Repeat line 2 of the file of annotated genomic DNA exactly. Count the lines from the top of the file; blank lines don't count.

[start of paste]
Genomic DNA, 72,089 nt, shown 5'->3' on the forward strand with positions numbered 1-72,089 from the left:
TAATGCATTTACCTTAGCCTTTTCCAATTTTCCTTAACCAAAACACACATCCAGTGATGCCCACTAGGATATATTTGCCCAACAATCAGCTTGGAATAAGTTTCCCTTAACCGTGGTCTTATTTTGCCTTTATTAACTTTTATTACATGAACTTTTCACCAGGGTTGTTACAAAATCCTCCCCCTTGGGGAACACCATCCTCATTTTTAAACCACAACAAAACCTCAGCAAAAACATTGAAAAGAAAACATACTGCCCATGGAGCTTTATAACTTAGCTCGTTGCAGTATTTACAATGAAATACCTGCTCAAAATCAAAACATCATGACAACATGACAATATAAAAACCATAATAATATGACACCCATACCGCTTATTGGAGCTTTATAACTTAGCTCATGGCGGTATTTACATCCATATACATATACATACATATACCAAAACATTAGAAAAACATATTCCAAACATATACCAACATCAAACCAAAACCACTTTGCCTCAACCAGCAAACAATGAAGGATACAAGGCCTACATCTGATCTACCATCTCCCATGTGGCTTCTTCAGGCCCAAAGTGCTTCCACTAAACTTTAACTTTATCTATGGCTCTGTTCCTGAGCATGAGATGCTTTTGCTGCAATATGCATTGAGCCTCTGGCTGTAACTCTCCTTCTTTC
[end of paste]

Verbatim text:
TAATGCATTTACCTTAGCCTTTTCCAATTTTCCTTAACCAAAACACACATCCAGTGATGCCCACTAGGATATATTTGCCCAACAATCAGCTTGGAATAAGTTTCCCTTAACCGTGGTCTTATTTTGCCTTTATTAACTTTTATTACATGAACTTTTCACCAGGGTTGTTACAAAATCCTCCCCCTTGGGGAACACCATCCTCATTTTTAAACCACAACAAAACCTCAGCAAAAACATTGAAAAGAAAACATACTGCCCATGGAGCTTTATAACTTAGCTCGTTGCAGTATTTACAATGAAATACCTGCTCAAAATCAAAACATCATGACAACATGACAATATAAAAACCATAATAATATGACACCCATACCGCTTATTGGAGCTTTATAACTTAGCTCATGGCGGTATTTACATCCATATACATATACATACATATACCAAAACATTAGAAAAACATATTCCAAACATATACCAACATCAAACCAAAACCACTTTGCCTCAACCAGCAAACAATGAAGGATACAAGGCCTACATCTGATCTACCATCTCCCATGTGGCTTCTTCAGGCCCAAAGTGCTTCCACTAAACTTTAACTTTATCTATGGCTCTGTTCCTGAGCATGAGATGCTTTTGCTGCAATATGCATTGAGCCTCTGGCTGTAACTCTCCTTCTTTC